6 things you should know about Crowborough

PUBLISHED: 00:00 17 March 2020

Statue of Sir Arthur Conan Doyle at Crowborough Cross

Statue of Sir Arthur Conan Doyle at Crowborough Cross

Andrew Hasson

On the edge of Ashdown Forest, this East Sussex town lies in the High Weald Area of Outstanding Natural Beauty

High StreetHigh Street

As all the signs leading into town tell you, this was once the home of Sir Arthur Conan Doyle, creator of one of literature's most enduring fictional characters, Sherlock Holmes. He lived there from 1907 until his death in 1930. His house, Windlesham Manor, is just a short walk away from the Beacon, which was handy for the golf club. He was captain there for a while, and his wife was the ladies' captain. The house is a residential care home now.

The town commemorates Sir Arthur with a fine statue at Cloke's Corner on Crowborough Cross, designed by David Cornell and unveiled in 2001. It seems surprising, but fitting, that this was the world's first-ever statue of the man. One interesting minor detail - he's facing the High Street, looking in the direction of Rotherfield, reputedly his favourite view.

Crowborough Beacon Golf ClubCrowborough Beacon Golf Club

Crowborough Beacon Golf Club

In 1944 the town was being used as a base for training by the 1st Battalion of the Lincoln and Welland Regiment, from the Canadian Armed Forces. Some of the town's larger residences, including Windlesham Manor, had been requisitioned for the officers, but most of the men were camped out at the Beacon Golf Club. Just after the serving of the evening meal on 5 July, a V1 flying bomb - a doodlebug - hit the camp cookhouse, killing nine and injuring many more. The bomb was meant for London, but had inexplicably fallen short. Tragically, the men were supposed to have left the week before for France, but had been delayed.

Memorial plaque on Canada GreenMemorial plaque on Canada Green

Canada Green

There is a memorial by the fourth fairway, right where the bomb fell, but there is another poignant memorial in the town, at a place now called Canada Green. It's a quiet little corner of the town, just a couple of minutes' walk from All Saints Church. Here you'll find a series of small plaques, each one by the roots of a tree. Every plaque, decorated with the maple leaf flag, bears the name of one of those who died that evening.

Steel poppy at the war memorial, near All SaintsSteel poppy at the war memorial, near All Saints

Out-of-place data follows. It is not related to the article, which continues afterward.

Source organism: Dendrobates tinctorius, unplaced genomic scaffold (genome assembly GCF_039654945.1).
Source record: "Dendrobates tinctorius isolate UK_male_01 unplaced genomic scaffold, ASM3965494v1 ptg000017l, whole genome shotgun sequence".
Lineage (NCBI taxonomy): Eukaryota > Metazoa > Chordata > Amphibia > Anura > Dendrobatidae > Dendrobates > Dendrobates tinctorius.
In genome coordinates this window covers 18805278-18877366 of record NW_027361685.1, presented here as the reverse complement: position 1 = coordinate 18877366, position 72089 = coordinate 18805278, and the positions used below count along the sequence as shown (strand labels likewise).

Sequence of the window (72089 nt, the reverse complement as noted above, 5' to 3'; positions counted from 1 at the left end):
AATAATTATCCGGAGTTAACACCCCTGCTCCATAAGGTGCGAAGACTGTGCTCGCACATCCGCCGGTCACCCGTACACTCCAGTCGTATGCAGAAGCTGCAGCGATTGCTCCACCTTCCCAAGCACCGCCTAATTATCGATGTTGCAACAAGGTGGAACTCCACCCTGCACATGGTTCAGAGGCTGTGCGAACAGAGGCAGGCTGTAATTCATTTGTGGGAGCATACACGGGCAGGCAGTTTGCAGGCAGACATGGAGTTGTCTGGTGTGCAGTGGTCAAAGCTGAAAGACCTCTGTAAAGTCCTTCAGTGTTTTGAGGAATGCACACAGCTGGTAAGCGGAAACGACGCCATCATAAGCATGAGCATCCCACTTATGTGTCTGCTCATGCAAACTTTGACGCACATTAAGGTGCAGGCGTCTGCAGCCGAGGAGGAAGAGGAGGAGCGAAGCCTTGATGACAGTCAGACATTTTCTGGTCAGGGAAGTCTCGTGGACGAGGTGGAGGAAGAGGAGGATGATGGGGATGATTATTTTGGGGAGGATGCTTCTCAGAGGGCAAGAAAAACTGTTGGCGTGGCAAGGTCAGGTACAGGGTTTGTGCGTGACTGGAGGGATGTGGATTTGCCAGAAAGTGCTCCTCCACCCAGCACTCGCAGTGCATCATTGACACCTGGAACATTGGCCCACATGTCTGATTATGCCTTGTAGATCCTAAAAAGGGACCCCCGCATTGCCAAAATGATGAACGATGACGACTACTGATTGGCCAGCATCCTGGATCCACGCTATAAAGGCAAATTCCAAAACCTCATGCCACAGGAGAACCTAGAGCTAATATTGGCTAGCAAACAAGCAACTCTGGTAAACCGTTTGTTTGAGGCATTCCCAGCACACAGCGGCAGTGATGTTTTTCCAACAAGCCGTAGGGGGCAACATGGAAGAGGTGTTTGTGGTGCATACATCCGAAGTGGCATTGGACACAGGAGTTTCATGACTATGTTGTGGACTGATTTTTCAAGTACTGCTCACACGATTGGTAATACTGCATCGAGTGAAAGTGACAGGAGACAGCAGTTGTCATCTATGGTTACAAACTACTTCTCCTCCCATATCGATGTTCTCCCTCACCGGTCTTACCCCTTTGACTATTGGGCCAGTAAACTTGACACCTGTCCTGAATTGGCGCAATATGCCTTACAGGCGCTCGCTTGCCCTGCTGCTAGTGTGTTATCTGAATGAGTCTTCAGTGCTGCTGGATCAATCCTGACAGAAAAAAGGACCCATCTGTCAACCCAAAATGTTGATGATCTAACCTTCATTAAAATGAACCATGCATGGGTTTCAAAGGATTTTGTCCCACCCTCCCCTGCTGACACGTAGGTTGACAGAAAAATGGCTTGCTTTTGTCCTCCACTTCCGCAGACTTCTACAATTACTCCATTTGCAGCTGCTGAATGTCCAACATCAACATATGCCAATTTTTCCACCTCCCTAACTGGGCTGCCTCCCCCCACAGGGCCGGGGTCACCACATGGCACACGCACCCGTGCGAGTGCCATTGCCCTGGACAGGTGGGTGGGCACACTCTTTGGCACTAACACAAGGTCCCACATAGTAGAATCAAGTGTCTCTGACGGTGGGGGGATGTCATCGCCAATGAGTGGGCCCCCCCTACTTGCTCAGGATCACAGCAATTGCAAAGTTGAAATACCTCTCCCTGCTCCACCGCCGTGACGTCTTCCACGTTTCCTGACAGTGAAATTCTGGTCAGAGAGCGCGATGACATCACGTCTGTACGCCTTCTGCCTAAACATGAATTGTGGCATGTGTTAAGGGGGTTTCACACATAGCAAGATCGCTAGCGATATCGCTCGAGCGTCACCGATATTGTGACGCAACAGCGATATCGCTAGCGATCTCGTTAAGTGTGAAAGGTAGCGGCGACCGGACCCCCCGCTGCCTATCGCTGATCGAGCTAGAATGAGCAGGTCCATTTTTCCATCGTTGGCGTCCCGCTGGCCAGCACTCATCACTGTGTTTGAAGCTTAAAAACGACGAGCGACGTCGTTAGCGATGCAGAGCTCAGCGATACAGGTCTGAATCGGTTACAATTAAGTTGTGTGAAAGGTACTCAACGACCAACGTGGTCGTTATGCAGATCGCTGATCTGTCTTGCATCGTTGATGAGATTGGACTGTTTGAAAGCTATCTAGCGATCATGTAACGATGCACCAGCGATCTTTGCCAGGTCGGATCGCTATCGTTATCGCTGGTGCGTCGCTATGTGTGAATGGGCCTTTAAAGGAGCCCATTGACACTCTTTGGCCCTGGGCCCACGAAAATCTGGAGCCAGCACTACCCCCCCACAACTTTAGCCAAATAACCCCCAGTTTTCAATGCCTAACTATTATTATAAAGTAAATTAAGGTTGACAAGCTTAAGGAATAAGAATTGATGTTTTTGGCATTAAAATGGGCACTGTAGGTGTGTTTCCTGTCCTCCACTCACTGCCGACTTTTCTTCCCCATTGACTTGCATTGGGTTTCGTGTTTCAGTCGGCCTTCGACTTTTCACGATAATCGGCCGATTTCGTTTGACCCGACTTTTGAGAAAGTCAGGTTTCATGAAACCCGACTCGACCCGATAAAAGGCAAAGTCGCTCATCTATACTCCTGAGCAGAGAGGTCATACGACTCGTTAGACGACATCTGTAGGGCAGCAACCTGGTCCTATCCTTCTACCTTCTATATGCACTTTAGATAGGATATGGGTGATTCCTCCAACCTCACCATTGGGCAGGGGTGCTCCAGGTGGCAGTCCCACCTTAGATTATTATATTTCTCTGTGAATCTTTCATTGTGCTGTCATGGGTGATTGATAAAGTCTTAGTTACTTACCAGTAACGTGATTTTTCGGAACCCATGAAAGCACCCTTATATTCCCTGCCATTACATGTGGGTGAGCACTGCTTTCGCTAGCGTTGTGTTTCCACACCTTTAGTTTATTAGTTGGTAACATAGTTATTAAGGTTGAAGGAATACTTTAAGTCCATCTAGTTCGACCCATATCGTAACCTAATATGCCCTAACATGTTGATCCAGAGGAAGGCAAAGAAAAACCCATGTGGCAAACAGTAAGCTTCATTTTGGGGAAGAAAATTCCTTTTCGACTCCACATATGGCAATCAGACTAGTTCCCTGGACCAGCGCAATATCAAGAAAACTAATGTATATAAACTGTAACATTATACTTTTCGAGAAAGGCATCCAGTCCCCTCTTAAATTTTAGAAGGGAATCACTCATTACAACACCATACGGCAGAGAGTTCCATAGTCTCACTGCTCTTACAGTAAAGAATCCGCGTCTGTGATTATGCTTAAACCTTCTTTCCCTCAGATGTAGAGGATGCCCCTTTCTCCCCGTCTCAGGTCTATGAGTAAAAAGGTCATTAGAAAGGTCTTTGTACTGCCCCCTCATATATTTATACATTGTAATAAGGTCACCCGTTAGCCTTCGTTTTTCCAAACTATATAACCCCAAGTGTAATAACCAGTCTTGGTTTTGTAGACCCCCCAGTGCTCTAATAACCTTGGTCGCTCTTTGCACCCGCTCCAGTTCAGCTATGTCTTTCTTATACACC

War Memorial

A relatively uncommon sight; a war memorial with permanent poppies, made of metal and painted red and black. Crowborough appears to have sacrificed a lot of men.

Corners of the graveyard at All Saints ChurchCorners of the graveyard at All Saints Church

All Saints graveyard

A quiet memorial corner; simple, gentle and soothing. Beautiful.

Crowborough Country ParkCrowborough Country Park

Crowborough Country Park

It's very unusual to find a country park in the middle of a town, but there's one here. It's more towards the Jarvis Brook side of town and not far from the railway station, but in a comparatively urban setting. It's a 16-acre nature reserve that was once a working quarry, allowed to go back to the wild. The council appears to have done a good job, attracting outside visitors and regular dog-walkers.

The former Aspidistra at Kingstanding, near DuddleswellThe former Aspidistra at Kingstanding, near Duddleswell


A mile or so out of town and you find yourself in Ashdown Forest, the largest open-access area in the south east of England. It offers fine walks and, on a clear day, fabulous vistas from the high ground in all directions.

A couple of miles south of Crowborough town centre, near Duddleswell, is an enormous radio tower visible from everywhere but taken for granted and ignored by most people who pass regularly. This marks the Sussex Police Training Centre, Kingstanding but during the last war this place was known as Aspidistra.

The transmitter that once stood here was, for a while, the most powerful radio transmitter in the world. It was used for a new form of warfare - black propaganda. From this place, the British war effort was able to impersonate German air-traffic controllers, sending fighters to the wrong places, away from British and US bombers.

From here, they ran spoof military radio stations, and would broadcast misleading information to German civilians, sowing confusion among the listeners. This was a critical weapon of war.

Afterwards, the transmitter was used for BBC External Services to Europe, before closure in 1982.

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